Monday, March 21, 2011

Some Thoughts On Prayer

As I move toward a week's break due to an impending family vacation, I thought I would take the next few days to consider something vital to the life of every Christian, yet something about which it is difficult to speak. I am helped along on this arduous task with some theses offered at the latest addition to the old roll of links.

I have always considered my own position on prayer as rooted in St. Paul's statement, "Pray without ceasing." Yet, even here, we encounter more questions than answers, stumbling blocks, and hazards. My own sense is that St. Paul's contradictory claim, made in the letter to the Romans, that we do not know how to pray, is as true as his insistence that we are to pray always, in all circumstances.

At the heart of the matter, prayer is both simple, and most mysterious, unfathomable, impossible, irrational thing imaginable. As Meyers writes at one point, prayer is the heart of the gospel, the freedom we have been granted by God to speak to God. It is a freedom that requires discipline, however. At the heart of prayer, at the heart of the gracious gift in which we approach the throne of the Creator, stuttering and stammering, unable to articulate our most heart-felt need, lies the reality that only as we grasp our utter inability to pray have we understood what prayer is about. We cannot do it on our own. We would be unable, through the most powerful will, the most humble words of penitence and plea for access, to gain a hearing no matter our righteousness, no matter our virtue.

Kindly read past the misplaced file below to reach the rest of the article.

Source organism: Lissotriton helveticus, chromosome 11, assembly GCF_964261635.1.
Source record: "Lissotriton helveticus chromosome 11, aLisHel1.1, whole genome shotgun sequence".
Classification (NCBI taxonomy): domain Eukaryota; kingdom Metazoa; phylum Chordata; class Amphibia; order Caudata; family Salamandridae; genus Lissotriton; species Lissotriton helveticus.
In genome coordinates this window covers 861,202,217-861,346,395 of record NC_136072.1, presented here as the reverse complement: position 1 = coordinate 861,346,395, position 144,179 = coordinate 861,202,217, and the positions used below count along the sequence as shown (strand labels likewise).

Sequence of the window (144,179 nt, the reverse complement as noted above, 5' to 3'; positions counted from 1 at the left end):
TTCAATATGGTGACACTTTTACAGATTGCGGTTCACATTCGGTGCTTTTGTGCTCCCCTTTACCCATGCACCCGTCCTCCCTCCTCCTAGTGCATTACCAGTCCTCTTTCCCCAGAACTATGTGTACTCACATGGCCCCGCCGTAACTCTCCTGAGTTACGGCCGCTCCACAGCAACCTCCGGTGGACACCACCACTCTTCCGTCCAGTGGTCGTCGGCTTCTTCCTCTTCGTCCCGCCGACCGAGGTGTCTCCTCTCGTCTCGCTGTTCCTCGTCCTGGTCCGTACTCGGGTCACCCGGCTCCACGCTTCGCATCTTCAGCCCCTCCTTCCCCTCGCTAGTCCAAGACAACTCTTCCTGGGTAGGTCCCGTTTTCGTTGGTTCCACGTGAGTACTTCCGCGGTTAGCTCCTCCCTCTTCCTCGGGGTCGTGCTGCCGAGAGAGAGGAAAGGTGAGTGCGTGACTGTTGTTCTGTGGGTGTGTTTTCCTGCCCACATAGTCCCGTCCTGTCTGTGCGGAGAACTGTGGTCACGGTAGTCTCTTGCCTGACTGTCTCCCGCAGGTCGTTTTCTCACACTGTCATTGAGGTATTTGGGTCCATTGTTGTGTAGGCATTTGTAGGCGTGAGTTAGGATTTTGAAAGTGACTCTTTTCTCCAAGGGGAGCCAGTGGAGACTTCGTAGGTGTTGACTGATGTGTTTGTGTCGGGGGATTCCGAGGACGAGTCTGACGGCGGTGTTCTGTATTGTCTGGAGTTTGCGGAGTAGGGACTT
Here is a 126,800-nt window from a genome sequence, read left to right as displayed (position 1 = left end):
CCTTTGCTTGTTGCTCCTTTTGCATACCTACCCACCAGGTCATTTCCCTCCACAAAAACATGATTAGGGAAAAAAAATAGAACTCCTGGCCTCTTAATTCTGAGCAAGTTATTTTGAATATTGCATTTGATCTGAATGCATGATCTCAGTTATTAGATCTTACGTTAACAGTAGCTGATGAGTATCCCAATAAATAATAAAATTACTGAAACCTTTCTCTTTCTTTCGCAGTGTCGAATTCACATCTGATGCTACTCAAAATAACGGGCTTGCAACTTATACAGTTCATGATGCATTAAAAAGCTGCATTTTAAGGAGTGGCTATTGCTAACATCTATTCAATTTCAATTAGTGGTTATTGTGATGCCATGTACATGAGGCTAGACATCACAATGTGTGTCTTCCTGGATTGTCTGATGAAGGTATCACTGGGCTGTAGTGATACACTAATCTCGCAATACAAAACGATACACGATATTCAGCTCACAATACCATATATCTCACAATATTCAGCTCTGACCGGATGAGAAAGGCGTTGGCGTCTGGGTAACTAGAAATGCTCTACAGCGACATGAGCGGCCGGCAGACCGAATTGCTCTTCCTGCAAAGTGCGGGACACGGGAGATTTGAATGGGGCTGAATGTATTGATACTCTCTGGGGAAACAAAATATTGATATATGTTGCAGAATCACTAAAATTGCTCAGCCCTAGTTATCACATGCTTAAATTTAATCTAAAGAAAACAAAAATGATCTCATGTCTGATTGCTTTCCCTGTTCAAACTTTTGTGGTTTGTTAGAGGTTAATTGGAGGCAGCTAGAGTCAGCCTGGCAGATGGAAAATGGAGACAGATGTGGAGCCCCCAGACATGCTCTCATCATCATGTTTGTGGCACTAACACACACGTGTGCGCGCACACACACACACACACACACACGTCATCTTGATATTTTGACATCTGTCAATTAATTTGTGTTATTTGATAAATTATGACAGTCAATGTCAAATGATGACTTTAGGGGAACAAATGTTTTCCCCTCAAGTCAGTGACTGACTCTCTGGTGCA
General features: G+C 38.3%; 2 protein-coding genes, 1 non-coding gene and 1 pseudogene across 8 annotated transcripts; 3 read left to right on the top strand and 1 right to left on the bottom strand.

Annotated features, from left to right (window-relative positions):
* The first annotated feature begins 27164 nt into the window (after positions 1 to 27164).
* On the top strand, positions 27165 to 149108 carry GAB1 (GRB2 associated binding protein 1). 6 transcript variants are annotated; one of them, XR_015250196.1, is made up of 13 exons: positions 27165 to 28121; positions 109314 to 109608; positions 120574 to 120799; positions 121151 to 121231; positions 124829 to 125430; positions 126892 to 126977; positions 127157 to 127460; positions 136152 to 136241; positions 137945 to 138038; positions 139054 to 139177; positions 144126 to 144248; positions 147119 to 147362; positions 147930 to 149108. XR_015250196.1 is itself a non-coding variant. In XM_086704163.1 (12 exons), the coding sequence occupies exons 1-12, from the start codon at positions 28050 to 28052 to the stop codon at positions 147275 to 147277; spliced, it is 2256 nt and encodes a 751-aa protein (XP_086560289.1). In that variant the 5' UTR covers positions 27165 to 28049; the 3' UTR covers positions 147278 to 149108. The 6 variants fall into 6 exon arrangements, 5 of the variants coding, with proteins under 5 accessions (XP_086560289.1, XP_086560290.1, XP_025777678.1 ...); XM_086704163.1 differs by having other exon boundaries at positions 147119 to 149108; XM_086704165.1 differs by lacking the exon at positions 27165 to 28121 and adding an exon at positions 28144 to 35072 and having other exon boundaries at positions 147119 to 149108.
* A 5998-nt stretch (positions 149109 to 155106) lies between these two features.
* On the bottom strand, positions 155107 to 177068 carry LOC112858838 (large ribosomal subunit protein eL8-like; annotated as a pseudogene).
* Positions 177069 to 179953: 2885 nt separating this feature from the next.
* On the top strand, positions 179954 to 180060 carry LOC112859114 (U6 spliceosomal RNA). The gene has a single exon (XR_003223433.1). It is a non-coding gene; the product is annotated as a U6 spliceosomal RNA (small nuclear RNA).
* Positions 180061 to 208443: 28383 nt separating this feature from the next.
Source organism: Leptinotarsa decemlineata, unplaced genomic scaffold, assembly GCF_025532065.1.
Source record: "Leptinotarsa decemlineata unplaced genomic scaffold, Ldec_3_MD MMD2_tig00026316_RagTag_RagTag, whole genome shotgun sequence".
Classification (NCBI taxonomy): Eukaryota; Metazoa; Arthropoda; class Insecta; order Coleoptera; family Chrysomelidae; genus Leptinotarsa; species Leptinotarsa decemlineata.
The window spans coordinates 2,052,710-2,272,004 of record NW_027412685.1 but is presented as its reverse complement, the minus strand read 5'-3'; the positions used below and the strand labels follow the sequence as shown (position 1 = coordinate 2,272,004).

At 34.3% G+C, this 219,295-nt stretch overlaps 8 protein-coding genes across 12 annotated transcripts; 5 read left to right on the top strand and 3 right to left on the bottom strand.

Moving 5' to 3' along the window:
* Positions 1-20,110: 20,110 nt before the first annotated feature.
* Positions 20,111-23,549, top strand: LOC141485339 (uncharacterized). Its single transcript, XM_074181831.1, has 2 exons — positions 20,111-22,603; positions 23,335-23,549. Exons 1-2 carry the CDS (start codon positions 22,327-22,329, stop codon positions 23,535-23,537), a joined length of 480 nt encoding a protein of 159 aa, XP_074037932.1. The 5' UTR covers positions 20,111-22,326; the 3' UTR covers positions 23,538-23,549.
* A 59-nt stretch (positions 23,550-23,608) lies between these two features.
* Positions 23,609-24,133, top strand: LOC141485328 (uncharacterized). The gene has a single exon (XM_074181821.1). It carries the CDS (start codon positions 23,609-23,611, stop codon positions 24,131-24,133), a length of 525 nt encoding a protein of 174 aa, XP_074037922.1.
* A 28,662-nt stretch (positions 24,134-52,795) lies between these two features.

Prayer is a gift of God's grace. At the heart of the mystery of redemption lies this new reality, this part of the new creation - God has given us the tools to be heard by God. God wants to hear our prayers. God wants that relationship, wants us all, at all times and in all circumstances, to speak our most secret fears, to admit our deepest hurts, to live in the wounds of this life in the full faith that they do not have power over us.

Prayer is surrender. It is surrender to the idea that it is we, either as individuals or as the gathered Church, who pray. It is surrender to the idea that what too often prompts our prayers - our fears for ourselves or those we love; the needs of those who are sick, who suffer, who are alone, in prison, who are left and forgotten - is the reason we approach God. Prayer is surrender of any sense that "I" or "We" are the center of our lives. We cannot pray until we have learned to die.

This contradiction - we are to pray without ceasing, yet we do not know how to pray - is rooted in the very teachings of Jesus. His disciples asked him to instruct them in prayer. He then uttered two words that are impossible, meaningless, blasphemous - "Our Father". Quite apart from contemporary ideological discussions on the word choice, which are important as a matter of communal reflection on our own brokenness, and should always be a part of our prayer life, the opening petition of the Lord's Prayer already contains within it both the honest humility of the sinner and the boldness of faith through grace; approaching the throne of God and daring to speak in that way, to address the unknown and unknowable Creator as "Father" is to declare the mystery of salvation in two short words, to live out the possibility presented to us in the death and resurrection of Jesus Christ.

We do not know how to pray. We must pray at all times. We are to pray in this way, reflecting freedom and newness of life. We are to pray in the faith and hope of the grace of God, calling upon God with the boldness that comes from faith, the humility that comes from faith, the love that flows from God.

It is this mystery, this necessary part of each moment of our lives, living with the boldness that brings the New Creation yet to come present as we dare to embrace the promise offered in the resurrection, our promise made in baptism. Prayer is part of making the Kingdom of God real, here and now, the most baffling thing imaginable.

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